Geology of Turkey

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The geology of Turkey is the product of a wide variety of tectonic processes that have shaped Anatolia over millions of years, a process which continue today as evidenced by frequent earthquakes and occasional volcanic eruptions.


Turkey's terrain is structurally complex. A central massif composed of uplifted blocks and downfolded troughs, covered by recent deposits and giving the appearance of a plateau with rough terrain, is wedged between two folded mountain ranges that converge in the east. True lowland is confined to the plain of the Ergene river in Thrace, extending along rivers that discharge into the Aegean Sea or the Sea of Marmara, and to a few narrow coastal strips along the Black Sea and Mediterranean Sea coasts.[citation needed]

Nearly 85% of the land is at an elevation of at least 450 meters; the median altitude of the country is 1,128 meters. In Asiatic Turkey, flat or gently sloping land is rare and largely confined to the deltas of the Kızıl River, the coastal plains of Antalya and Adana, and the valley floors of the Gediz River and the Büyük Menderes River, and some interior high plains in Anatolia, mainly around Tuz Gölü (Salt Lake) and Konya Ovası (Konya Basin). Moderately sloping terrain is limited almost entirely outside Thrace to the hills of the Arabian Platform along the border with Syria.

More than 80% of the land surface is rough, broken, and mountainous, and therefore is of limited agricultural value. The terrain's ruggedness is accentuated in the eastern part of the country, where the two mountain ranges converge into a lofty region with a median elevation of more than 1,500 meters, which reaches its highest point along the borders with Armenia, Azerbaijan, and Iran. Turkey's highest peak, Mount Ararat (Ağrı Dağı)—about 5,166 meters high—is situated near the point where the boundaries of the four countries meet.

Geological History[edit]

The earliest geological history of Turkey is poorly understood, partly because of the problem of reconstructing how the region has been tectonically assembled by plate motions. Turkey can be thought of as a collage of different pieces (possibly terranes) of ancient continental and oceanic lithosphere stuck together by younger igneous, volcanic and sedimentary rocks.

Plate tectonics[edit]

plate tectonics in Turkey: there are geologic faults around the Anatolian Plate, the African Plate, the Arabian Plate, and the Eurasian Plate.

Except for a relatively small portion of its territory along the Syrian border that is a continuation of the Arabian Plate, Turkey geologically is part of the great Alpine belt that extends from the Atlantic Ocean to the Himalaya Mountains. This belt was formed during the Cenozoic Era (about 66 to 1.6 million years ago), as the Arabian, African, and Indian continental plates began to collide with the Eurasian Plate. This process is still at work today as the African Plate converges with the Eurasian Plate and the Anatolian Plate escapes towards the west and southwest along strike-slip faults. These are the North Anatolian Fault Zone, which forms the present day plate boundary of Eurasia near the Black Sea coast and, the East Anatolian Fault Zone, which forms part of the boundary of the North Arabian Plate in the southeast. As a result of this plate tectonics configuration, Turkey is one of the world's more active earthquake and volcanic regions.[citation needed]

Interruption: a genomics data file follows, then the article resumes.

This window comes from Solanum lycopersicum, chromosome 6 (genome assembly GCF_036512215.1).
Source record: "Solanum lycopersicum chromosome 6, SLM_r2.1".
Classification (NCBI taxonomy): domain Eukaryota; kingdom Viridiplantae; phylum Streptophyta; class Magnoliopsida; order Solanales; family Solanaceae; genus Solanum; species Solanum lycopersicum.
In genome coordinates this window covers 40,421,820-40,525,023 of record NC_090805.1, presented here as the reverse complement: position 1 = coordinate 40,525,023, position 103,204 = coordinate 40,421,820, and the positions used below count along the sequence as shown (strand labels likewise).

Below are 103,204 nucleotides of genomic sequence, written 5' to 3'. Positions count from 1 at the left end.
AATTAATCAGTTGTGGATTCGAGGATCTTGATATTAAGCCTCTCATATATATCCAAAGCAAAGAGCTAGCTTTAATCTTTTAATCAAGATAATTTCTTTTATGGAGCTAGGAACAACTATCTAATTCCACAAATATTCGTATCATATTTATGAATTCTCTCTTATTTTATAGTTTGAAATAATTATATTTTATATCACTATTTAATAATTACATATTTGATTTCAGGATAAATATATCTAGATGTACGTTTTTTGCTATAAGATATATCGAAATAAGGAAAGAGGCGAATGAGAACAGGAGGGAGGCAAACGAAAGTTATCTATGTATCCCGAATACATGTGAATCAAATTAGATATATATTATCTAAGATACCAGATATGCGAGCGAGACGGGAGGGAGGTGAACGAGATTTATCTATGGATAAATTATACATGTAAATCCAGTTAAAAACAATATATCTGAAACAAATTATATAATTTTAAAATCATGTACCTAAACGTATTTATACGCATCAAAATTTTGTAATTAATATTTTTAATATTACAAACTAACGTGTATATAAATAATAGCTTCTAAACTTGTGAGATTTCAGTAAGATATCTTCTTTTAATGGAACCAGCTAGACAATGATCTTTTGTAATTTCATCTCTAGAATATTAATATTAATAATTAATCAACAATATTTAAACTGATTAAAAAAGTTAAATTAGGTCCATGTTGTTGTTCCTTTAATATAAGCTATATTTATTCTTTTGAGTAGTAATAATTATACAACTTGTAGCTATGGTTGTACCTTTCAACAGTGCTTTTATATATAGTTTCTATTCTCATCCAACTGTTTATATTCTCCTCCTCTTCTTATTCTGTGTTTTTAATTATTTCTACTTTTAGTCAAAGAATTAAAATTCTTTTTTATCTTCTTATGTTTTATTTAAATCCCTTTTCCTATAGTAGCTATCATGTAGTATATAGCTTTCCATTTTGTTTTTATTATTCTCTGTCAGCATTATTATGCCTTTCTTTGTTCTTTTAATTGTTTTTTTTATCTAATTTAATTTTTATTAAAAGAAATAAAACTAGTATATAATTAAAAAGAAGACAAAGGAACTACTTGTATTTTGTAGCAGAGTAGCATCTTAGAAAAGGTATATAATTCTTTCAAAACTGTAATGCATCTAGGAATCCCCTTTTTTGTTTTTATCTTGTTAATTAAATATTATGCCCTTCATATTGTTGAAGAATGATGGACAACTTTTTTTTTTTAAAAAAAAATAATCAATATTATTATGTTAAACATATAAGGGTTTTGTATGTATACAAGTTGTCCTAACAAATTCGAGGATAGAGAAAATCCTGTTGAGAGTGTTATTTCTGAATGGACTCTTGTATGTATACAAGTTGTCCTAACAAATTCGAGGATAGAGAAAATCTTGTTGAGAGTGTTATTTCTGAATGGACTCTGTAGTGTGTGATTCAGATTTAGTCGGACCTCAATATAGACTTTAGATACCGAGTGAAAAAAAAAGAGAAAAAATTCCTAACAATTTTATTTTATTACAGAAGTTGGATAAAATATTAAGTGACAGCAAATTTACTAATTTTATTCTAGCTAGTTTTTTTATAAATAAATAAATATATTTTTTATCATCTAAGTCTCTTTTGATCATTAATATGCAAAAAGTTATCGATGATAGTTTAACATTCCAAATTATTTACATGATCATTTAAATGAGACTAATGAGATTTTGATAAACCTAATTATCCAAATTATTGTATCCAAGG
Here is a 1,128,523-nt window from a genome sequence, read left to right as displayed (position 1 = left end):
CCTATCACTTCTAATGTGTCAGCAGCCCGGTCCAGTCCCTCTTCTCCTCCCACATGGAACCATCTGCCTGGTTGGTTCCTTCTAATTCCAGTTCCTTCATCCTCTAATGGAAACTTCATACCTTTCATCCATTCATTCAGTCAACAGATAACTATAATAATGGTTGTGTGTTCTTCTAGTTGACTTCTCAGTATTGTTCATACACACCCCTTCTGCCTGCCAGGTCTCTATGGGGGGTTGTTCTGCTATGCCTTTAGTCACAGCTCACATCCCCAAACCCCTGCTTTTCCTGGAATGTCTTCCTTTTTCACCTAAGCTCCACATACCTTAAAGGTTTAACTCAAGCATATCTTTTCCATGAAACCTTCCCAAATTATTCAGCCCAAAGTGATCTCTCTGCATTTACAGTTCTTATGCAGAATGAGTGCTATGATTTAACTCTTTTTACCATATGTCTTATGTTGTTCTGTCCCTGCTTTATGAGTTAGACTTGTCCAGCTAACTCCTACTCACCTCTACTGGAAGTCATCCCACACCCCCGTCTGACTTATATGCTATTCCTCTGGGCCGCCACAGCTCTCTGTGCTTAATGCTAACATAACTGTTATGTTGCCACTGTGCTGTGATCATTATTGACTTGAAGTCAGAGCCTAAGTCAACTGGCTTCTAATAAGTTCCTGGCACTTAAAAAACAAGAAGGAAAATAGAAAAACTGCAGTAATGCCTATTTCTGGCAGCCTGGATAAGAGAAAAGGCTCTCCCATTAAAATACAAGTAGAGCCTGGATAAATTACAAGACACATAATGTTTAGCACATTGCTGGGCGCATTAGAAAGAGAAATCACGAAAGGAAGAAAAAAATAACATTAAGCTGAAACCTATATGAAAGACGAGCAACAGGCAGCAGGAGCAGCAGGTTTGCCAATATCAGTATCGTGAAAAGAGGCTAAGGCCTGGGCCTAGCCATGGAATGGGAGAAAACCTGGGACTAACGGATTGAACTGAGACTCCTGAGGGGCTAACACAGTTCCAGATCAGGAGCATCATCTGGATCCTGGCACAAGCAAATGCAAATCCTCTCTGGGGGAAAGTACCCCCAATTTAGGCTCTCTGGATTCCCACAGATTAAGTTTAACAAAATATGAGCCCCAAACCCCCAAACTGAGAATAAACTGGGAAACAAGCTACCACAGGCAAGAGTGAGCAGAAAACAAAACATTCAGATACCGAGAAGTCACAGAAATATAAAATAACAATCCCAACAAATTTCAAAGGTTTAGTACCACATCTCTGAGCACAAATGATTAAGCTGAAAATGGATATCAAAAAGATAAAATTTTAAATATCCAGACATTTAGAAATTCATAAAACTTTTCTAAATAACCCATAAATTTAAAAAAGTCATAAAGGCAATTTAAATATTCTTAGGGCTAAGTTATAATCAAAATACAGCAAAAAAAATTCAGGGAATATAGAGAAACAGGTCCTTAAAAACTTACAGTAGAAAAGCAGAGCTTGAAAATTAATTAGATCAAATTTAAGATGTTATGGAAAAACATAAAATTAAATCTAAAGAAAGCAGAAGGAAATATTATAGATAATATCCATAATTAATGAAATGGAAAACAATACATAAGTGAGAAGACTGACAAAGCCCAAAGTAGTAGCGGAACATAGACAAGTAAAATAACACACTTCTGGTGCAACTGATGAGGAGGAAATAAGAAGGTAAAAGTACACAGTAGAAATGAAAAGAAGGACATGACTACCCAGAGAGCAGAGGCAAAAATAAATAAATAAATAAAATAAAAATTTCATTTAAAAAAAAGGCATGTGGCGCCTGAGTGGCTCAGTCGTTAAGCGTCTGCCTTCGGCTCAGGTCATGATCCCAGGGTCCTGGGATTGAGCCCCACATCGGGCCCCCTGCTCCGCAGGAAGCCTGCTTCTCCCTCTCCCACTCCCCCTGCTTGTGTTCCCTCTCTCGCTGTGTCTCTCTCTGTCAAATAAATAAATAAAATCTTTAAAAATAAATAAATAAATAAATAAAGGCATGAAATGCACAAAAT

The Anatolian Plate, together with the Aegean-Peloponnesus block, is located near the centre of a very wide region, including the Arabian Plate with the adjacent Zagros Mountains and central Iran, that moves in a circulatory pattern at a relatively fast rate of 20 mm/yr. The rate of this counter-clockwise motion increases near the Hellenic Trench system south of Turkey and decreases away from it (i.e. the Eurasian and African plates move at a rate of 5 mm/yr), resulting in internal deformations in several areas, including central and eastern Anatolia, south-western Aegean-Peloponnesus, Lesser Caucasus, and central Iran. The dominant process in the region is the subduction of the African Plate beneath the Hellenic Trench, and the deformation in the entire African-Arabian-Eurasian collision zone is most likely driven by the slab roll-back of the subducting African Plate in the East Mediterranean. This process is further fuelled by slab-pull forces in the Makran Trench in the Gulf of Oman where the Arabian Plate is subducting under Eurasia. A response to this tectonic maelstrom is the rifting in the Red Sea and Gulf of Aden which will separate Arabia from Africa.[1]